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Kaseya VSA Downed by REvil in Monumental Supply-Chain Attack

Posted on Jul 12, 2021 | By Surojoy Gupta


{Updated on October 28, 2021}: With the US government leading a global law enforcement effort to fight ransomware attacks, a hack-back operation on the REvil ransomware gang was successfully carried out by a government-backed operator on October 22, 2021. 

During the operation, the ransomware’s Tor servers and public-shaming blog were seized. An interesting discovery in the wake of the hack-back was threat hunters noticing that the REvil gang was using the Darkside ransomware encryption tool for their human-operated ransomware attacks. Competing ransomware groups responded to the takedown, by moving their cryptocurrency reserves.

{Updated October 04, 2021}: On September 25, 2021, another voice over Internet Protocol (VoIP) provider, Bandwidth.com, was taken down by a DDoS attack similar to VoIP.ms a few weeks back. The attackers identified themselves as ‘REvil’. However, it is still uncertain if they are affiliates, an impersonator group, or the REvil gang themselves. The frequency of attacks made by impersonator groups has been an interesting and recent trend that we need to watch out for.

{Latest update: September 24, 2021}: After mysteriously coming back to life following a hiatus of almost two months, the REvil ransomware gang was back in full attack mode by mid-September. Initially, they went after two ITSPs in the UK, primarily VoIP Unlimited and Voipfone, on August 31, 2021, before carrying out a full-blown DDoS attack on VoIP.ms with a ransom demand of 100 bitcoins (approximately $4.3 million). 

CSW researchers noted that the REvil gang has developed new tactics and attack patterns ever since they came back to life, probably to account for the universal REvil decryption key that was revealed after the Kaseya attack in July 2021. An updated infographic is posted above.

REvil Ransomware Trends July 2021 to September 2021

{Updated: September 1, 2021}: Since July 26, 2021, news about three new zero-day vulnerabilities in Kaseya Unitrends Service, a backup and recovery add-on for Kaseya VSA, have been doing the rounds. While the vulnerability details are yet to be publicly disclosed, Kaseya has issued a patch to mitigate two of these vulnerabilities with its latest server software version 10.5.5-2. As a workaround for the third client-side vulnerability, Unitrends has released firewall rules. Users are advised to act on these immediately to avoid becoming a victim to future attacks.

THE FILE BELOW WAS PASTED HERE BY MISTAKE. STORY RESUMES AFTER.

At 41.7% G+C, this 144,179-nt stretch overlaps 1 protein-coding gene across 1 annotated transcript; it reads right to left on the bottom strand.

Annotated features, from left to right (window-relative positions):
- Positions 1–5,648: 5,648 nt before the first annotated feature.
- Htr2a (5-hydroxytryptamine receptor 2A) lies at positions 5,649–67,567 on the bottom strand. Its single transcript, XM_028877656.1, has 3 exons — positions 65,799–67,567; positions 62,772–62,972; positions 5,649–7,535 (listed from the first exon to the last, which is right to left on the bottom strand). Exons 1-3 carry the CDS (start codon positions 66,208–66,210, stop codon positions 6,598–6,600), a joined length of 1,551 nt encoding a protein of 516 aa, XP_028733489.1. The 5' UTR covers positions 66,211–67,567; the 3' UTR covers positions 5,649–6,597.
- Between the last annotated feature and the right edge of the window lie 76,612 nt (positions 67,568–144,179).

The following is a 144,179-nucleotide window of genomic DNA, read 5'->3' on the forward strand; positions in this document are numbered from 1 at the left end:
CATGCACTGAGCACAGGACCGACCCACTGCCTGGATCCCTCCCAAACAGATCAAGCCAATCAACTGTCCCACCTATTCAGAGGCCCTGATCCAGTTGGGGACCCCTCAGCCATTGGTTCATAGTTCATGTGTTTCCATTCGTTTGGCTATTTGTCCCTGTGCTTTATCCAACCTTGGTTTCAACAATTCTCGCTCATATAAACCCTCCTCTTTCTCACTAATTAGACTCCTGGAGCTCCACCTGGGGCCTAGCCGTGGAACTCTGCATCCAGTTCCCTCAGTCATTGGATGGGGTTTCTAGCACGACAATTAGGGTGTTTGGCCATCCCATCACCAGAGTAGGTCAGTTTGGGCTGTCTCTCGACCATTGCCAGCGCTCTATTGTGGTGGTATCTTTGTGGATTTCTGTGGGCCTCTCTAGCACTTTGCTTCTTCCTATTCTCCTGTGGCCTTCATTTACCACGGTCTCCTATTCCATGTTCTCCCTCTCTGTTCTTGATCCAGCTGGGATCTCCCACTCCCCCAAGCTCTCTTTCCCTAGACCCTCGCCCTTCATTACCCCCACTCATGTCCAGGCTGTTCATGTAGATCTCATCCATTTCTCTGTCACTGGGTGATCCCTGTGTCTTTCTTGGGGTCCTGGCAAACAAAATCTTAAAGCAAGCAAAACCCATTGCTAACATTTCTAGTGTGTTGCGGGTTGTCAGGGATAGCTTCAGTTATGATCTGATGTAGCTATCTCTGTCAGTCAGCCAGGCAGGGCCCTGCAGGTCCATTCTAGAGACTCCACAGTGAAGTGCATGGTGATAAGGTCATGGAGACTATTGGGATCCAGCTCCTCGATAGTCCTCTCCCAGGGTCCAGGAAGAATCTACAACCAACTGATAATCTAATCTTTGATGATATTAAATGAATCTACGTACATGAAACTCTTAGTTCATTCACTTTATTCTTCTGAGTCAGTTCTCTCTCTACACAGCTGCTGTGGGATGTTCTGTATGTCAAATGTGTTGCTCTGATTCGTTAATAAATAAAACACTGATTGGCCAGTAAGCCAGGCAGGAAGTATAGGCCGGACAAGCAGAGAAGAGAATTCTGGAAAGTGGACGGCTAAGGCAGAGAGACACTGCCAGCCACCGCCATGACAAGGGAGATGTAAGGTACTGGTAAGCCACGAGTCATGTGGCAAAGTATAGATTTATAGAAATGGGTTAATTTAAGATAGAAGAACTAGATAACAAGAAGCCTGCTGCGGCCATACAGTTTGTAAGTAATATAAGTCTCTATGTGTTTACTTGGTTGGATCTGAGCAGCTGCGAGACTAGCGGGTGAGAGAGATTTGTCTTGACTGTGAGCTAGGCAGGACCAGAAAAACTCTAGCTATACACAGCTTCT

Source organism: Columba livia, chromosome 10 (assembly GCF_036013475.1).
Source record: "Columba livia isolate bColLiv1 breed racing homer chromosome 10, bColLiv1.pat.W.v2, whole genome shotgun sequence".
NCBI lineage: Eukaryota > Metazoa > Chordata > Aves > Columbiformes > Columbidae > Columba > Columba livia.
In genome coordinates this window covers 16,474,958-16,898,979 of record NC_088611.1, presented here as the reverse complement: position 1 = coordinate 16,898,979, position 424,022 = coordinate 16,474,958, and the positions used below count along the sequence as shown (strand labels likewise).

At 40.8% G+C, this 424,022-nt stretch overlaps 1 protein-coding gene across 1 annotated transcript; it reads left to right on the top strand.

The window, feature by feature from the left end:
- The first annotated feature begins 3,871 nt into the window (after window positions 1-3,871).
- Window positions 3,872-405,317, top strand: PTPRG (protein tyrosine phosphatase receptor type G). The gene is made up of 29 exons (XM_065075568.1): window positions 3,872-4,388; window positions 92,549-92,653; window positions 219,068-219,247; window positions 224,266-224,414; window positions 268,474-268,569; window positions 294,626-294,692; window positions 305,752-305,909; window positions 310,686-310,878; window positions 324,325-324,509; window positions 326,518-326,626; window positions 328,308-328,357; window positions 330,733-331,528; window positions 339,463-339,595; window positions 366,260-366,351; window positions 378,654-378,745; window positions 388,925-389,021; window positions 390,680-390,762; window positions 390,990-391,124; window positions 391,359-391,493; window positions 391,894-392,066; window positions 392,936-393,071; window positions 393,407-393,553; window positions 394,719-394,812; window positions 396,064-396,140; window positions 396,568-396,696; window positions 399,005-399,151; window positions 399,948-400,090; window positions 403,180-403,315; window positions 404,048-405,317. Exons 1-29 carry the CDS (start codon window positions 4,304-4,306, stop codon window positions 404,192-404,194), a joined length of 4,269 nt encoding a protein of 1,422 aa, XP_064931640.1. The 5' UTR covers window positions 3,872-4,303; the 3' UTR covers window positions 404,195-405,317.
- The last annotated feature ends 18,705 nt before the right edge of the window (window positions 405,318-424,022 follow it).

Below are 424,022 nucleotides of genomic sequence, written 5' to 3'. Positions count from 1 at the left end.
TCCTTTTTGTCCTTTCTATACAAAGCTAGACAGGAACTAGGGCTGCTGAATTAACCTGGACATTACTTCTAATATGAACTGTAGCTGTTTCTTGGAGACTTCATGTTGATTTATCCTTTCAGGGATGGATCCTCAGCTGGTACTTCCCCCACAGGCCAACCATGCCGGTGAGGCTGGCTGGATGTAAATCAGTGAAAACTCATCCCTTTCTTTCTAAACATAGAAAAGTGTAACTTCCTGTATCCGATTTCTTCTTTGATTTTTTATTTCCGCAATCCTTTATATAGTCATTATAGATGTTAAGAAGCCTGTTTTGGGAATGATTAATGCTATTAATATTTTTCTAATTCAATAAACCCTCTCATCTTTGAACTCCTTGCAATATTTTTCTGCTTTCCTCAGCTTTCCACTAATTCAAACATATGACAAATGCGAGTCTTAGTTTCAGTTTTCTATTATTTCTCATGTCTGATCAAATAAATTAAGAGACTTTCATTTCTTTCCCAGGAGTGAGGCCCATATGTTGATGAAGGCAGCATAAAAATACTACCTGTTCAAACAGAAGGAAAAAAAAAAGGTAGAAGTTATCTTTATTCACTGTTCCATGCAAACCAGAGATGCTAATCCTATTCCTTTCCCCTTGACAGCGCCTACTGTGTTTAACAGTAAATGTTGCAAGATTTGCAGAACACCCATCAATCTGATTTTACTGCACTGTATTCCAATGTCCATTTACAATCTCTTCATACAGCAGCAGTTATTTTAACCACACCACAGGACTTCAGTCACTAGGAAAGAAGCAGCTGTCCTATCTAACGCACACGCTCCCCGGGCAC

On 21 July 2021, Kaseya shared a universal decryptor key with all MSPs and their clients who were affected by the REvil ransomware attack. The decryptor key can restore all encrypted files for free.

On the night of July 2, 2021, as security teams logged off their servers preparing for the Independence Day weekend, Kaseya’s remote management web-based software platform, Kaseya VSA, was breached by the infamous REvil gang, resulting in the single largest ransomware supply-chain attack in the United States. In total, more than 1500 companies were impacted by the Revil ransomware attack across 17 countries, with 60 MSPs and 800+ companies in the United States alone. The Swedish supermarket giant, Coop was the worst hit, having to close 800 of their stores worldwide.   

The event happened when the REvil gang gained backend access and deployed a malicious update to the VSA servers running on the client premises. Not only did that compromise the client’s VSA servers and infect all connected workstations, but also effectively infected the networks of third-party companies that were using the attacked server.  
The effect of the Kaseya attack continues to be felt as third-party dependencies see a swarm of ransomware attacks, not just pertaining to the REvil attack on 3 July, but also other ransomware gangs conducting Cobalt Strike phishing campaigns to exploit the vulnerabilities. There has been a spate of third-party attacks on municipalities such as Leonardtown and North Beach in Alabama and utility sectors such as Wiregrass Electric Cooperative in the wake of the Kaseya VSA supply-chain shutdown. More recently, fake phishing campaign emails containing malicious links or attachments posing as Kaseya security updates have been reported trying to enter recipients’ systems through the backdoor.


Could Kaseya have avoided the attacks?

Yes. On 8 July 2021, the Dutch Institute of Vulnerability Disclosure (DIVD), published a timeline of the attack which indicates that the vulnerability was reported to Kaseya as early as April 2021. Six of the seven vulnerabilities were found to be affecting software-as-a-service and on-premise VSA servers. 

In the attack on Kaseya VSA on 3 July 2021, the company was patching one of three critical zero-day bugs, CVE-2021-30116, when the vulnerability was used to bypass authentication on the web panel. Immediately after, SQL commands were run on the VSA appliance and ransomware was deployed to all connected workstations. However, it is still uncertain how the REvil gang got their hands on the classified information on the zero-day bug.